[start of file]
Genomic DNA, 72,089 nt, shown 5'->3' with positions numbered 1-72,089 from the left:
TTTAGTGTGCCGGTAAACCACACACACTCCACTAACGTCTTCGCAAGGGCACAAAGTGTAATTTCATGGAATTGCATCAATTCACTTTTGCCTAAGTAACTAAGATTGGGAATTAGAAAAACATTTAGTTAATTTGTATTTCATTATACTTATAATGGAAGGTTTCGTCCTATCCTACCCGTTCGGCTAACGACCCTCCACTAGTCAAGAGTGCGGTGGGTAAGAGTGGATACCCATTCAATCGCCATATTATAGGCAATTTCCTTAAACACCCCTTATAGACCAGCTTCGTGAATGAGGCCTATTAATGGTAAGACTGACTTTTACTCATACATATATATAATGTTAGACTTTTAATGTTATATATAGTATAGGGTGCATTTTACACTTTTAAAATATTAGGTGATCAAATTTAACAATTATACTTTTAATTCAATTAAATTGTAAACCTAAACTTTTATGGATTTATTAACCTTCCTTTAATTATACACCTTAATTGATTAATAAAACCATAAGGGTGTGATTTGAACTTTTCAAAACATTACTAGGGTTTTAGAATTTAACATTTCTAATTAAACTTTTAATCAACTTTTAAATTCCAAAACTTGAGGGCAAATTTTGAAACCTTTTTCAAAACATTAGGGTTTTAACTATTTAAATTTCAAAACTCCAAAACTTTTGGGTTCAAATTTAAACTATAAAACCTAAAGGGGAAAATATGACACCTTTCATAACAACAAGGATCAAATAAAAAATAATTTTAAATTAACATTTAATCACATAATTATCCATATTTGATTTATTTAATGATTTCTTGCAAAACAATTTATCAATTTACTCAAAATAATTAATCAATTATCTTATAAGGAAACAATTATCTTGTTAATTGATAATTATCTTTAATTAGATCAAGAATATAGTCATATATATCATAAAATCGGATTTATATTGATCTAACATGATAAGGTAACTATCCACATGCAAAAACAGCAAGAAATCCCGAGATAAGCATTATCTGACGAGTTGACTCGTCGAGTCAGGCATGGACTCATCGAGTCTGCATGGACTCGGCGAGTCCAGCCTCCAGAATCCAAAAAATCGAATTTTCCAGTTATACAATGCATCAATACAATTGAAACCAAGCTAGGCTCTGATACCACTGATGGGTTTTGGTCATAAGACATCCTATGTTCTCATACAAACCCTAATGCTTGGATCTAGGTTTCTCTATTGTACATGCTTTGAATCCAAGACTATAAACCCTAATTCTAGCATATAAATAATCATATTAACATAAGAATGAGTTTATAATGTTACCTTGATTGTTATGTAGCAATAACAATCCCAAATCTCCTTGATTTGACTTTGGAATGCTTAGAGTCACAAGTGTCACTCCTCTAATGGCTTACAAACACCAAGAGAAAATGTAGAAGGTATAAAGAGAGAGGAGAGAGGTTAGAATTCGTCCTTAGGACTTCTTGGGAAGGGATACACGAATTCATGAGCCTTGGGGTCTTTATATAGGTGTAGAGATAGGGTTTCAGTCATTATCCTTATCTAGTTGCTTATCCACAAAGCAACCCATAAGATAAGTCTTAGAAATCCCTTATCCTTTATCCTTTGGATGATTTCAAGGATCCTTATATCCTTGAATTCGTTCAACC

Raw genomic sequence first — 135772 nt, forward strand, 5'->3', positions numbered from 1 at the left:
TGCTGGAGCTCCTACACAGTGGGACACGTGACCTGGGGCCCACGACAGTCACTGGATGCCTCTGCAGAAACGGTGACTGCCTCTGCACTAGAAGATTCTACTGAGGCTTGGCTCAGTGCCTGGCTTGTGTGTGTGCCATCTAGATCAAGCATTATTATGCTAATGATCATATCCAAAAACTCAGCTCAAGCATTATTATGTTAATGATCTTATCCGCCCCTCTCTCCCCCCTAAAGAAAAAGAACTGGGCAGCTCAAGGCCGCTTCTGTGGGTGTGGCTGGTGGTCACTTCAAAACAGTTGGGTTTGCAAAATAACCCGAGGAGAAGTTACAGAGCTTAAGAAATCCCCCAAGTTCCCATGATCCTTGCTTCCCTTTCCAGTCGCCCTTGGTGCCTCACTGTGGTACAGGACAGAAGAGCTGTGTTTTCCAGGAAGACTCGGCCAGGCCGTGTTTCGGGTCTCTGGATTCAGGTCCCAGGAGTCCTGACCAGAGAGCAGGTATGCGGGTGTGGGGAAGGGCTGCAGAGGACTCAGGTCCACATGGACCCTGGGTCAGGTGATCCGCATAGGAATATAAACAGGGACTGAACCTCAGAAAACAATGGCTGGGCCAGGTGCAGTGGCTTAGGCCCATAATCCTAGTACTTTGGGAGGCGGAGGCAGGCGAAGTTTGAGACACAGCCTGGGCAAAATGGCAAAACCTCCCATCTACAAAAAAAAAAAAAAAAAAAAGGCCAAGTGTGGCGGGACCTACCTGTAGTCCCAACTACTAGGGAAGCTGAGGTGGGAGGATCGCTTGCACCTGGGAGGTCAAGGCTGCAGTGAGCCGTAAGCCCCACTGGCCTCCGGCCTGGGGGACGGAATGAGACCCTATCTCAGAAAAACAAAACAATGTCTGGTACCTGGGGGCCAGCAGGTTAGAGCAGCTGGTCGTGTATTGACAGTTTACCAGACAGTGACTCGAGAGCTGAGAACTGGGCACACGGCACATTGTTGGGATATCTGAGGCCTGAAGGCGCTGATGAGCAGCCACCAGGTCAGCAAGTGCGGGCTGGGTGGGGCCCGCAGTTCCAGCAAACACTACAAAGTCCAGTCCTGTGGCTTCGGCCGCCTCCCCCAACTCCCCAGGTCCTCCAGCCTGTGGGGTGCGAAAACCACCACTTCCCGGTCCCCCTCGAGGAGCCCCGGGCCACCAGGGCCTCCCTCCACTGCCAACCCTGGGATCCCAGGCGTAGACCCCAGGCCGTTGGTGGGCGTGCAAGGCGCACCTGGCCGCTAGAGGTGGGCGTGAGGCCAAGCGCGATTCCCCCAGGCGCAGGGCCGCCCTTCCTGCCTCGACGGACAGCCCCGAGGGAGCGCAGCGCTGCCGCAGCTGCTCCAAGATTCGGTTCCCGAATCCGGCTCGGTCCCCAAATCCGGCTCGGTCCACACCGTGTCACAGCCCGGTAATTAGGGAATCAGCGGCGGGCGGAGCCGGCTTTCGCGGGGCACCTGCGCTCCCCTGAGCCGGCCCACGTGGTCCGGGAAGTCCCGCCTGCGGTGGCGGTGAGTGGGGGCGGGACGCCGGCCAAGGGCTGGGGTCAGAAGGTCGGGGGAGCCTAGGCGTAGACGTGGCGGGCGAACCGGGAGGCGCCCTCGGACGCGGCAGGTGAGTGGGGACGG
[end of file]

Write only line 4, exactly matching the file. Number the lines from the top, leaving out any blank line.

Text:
TGCTGGAGCTCCTACACAGTGGGACACGTGACCTGGGGCCCACGACAGTCACTGGATGCCTCTGCAGAAACGGTGACTGCCTCTGCACTAGAAGATTCTACTGAGGCTTGGCTCAGTGCCTGGCTTGTGTGTGTGCCATCTAGATCAAGCATTATTATGCTAATGATCATATCCAAAAACTCAGCTCAAGCATTATTATGTTAATGATCTTATCCGCCCCTCTCTCCCCCCTAAAGAAAAAGAACTGGGCAGCTCAAGGCCGCTTCTGTGGGTGTGGCTGGTGGTCACTTCAAAACAGTTGGGTTTGCAAAATAACCCGAGGAGAAGTTACAGAGCTTAAGAAATCCCCCAAGTTCCCATGATCCTTGCTTCCCTTTCCAGTCGCCCTTGGTGCCTCACTGTGGTACAGGACAGAAGAGCTGTGTTTTCCAGGAAGACTCGGCCAGGCCGTGTTTCGGGTCTCTGGATTCAGGTCCCAGGAGTCCTGACCAGAGAGCAGGTATGCGGGTGTGGGGAAGGGCTGCAGAGGACTCAGGTCCACATGGACCCTGGGTCAGGTGATCCGCATAGGAATATAAACAGGGACTGAACCTCAGAAAACAATGGCTGGGCCAGGTGCAGTGGCTTAGGCCCATAATCCTAGTACTTTGGGAGGCGGAGGCAGGCGAAGTTTGAGACACAGCCTGGGCAAAATGGCAAAACCTCCCATCTACAAAAAAAAAAAAAAAAAAAAGGCCAAGTGTGGCGGGACCTACCTGTAGTCCCAACTACTAGGGAAGCTGAGGTGGGAGGATCGCTTGCACCTGGGAGGTCAAGGCTGCAGTGAGCCGTAAGCCCCACTGGCCTCCGGCCTGGGGGACGGAATGAGACCCTATCTCAGAAAAACAAAACAATGTCTGGTACCTGGGGGCCAGCAGGTTAGAGCAGCTGGTCGTGTATTGACAGTTTACCAGACAGTGACTCGAGAGCTGAGAACTGGGCACACGGCACATTGTTGGGATATCTGAGGCCTGAAGGCGCTGATGAGCAGCCACCAGGTCAGCAAGTGCGGGCTGGGTGGGGCCCGCAGTTCCAGCAAACACTACAAAGTCCAGTCCTGTGGCTTCGGCCGCCTCCCCCAACTCCCCAGGTCCTCCAGCCTGTGGGGTGCGAAAACCACCACTTCCCGGTCCCCCTCGAGGAGCCCCGGGCCACCAGGGCCTCCCTCCACTGCCAACCCTGGGATCCCAGGCGTAGACCCCAGGCCGTTGGTGGGCGTGCAAGGCGCACCTGGCCGCTAGAGGTGGGCGTGAGGCCAAGCGCGATTCCCCCAGGCGCAGGGCCGCCCTTCCTGCCTCGACGGACAGCCCCGAGGGAGCGCAGCGCTGCCGCAGCTGCTCCAAGATTCGGTTCCCGAATCCGGCTCGGTCCCCAAATCCGGCTCGGTCCACACCGTGTCACAGCCCGGTAATTAGGGAATCAGCGGCGGGCGGAGCCGGCTTTCGCGGGGCACCTGCGCTCCCCTGAGCCGGCCCACGTGGTCCGGGAAGTCCCGCCTGCGGTGGCGGTGAGTGGGGGCGGGACGCCGGCCAAGGGCTGGGGTCAGAAGGTCGGGGGAGCCTAGGCGTAGACGTGGCGGGCGAACCGGGAGGCGCCCTCGGACGCGGCAGGTGAGTGGGGACGG